Joan Baxter

Joan Baxter is a Canadian journalist, award-winning author, development consultant, researcher and writer, and anthropologist. Since 1982, she has lived, raised two children and worked in seven countries in Africa – Niger, Cameroon, Burkina Faso, Ghana, Kenya, Mali and Sierra Leone – and made working trips to many others. She has written, reported and spoken widely on issues such as foreign direct investment in Africa, extractive industries, regulatory capture, environmental rights and justice, food sovereignty and sustainable farming and food systems. Now back in Canada, she has turned her attention to many of the same issues in her own country, both writing and speaking publicly about them. Her seventh and most recent book, The Mill – Fifty Years of Pulp and Protest, was published in 2017 by Pottersfield Press. It traces the history of a controversial pulp mill in Nova Scotia, and garnered a great deal of publicity after the mill orchestrated a letter-writing campaign threatening to boycott Coles and Chapters bookstores, which led to the cancellation of a book signing in one Coles bookstore [you can read about that here]. For four months, The Mill was the best-selling book at Coles and Chapters / Indigo in Nova Scotia and it was shortlisted for four Atlantic Book awards in 2018, including the Robbie Robertson Dartmouth Book Award, the Democracy 250 Atlantic Book Award for Historical Writing, the Evelyn Richardson Non-Fiction Award, and the Atlantic Book Award for Scholarly Writing, which she won.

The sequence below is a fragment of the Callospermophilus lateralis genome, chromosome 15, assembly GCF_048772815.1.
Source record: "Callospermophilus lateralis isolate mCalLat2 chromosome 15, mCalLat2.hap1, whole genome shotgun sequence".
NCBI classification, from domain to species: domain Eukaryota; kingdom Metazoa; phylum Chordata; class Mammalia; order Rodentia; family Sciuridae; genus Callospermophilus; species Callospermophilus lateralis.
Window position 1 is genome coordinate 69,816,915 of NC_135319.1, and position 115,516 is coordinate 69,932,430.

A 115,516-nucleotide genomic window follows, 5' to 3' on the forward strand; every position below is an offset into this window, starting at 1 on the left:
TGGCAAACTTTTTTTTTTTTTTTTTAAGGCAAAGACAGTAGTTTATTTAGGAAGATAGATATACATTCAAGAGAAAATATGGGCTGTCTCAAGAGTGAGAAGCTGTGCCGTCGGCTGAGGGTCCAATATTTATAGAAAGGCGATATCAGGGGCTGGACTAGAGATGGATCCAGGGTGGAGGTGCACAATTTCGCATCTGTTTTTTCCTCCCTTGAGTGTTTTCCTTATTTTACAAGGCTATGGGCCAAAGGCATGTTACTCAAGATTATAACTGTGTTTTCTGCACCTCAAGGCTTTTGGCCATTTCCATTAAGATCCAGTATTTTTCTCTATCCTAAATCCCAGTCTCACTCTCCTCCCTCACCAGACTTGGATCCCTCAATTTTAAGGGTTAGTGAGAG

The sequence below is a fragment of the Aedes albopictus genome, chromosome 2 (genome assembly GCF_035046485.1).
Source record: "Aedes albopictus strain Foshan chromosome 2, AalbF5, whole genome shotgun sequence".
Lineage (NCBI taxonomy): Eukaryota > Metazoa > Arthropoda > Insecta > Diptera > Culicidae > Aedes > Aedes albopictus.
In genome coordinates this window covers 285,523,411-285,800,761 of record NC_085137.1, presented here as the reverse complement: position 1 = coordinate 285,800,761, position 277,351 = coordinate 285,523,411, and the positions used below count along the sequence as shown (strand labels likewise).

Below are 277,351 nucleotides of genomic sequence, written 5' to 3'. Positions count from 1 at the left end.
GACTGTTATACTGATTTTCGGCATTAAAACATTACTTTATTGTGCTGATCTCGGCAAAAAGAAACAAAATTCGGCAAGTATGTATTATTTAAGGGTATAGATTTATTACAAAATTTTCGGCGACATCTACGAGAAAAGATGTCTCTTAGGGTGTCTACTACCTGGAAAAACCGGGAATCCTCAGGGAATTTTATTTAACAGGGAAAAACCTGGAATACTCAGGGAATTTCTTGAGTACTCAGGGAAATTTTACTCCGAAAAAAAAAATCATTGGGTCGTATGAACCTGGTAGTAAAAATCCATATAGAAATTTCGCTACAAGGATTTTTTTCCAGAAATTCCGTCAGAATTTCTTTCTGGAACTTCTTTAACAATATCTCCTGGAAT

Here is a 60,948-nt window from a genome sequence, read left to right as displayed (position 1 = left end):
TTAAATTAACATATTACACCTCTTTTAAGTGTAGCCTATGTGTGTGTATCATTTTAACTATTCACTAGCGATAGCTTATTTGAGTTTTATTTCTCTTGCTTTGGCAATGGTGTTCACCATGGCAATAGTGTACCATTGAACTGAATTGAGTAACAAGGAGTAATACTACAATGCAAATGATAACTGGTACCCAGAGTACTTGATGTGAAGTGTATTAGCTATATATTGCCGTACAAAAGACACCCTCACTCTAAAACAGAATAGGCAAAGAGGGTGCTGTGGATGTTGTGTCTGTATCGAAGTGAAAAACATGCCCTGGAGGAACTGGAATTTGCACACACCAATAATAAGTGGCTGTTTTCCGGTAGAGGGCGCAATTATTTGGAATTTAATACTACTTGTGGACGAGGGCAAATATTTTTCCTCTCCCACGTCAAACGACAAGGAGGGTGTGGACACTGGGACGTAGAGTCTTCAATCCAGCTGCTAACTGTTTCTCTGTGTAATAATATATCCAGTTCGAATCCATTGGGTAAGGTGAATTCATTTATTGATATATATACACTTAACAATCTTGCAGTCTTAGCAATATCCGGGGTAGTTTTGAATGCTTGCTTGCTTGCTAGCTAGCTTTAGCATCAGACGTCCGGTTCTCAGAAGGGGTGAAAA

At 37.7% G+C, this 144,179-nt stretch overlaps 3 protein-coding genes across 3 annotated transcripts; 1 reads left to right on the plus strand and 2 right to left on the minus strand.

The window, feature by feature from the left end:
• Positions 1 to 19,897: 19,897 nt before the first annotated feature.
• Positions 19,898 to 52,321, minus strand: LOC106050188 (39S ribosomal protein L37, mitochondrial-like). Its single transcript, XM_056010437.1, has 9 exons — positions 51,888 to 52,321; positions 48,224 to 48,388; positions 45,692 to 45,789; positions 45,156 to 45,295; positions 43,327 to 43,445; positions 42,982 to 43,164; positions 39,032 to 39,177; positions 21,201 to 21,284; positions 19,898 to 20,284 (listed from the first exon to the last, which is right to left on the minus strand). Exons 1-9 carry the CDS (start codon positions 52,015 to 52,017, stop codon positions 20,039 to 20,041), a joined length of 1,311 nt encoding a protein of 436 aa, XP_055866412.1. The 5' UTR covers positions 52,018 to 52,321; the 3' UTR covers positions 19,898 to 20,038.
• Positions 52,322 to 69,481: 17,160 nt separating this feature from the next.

Stories by Joan Baxter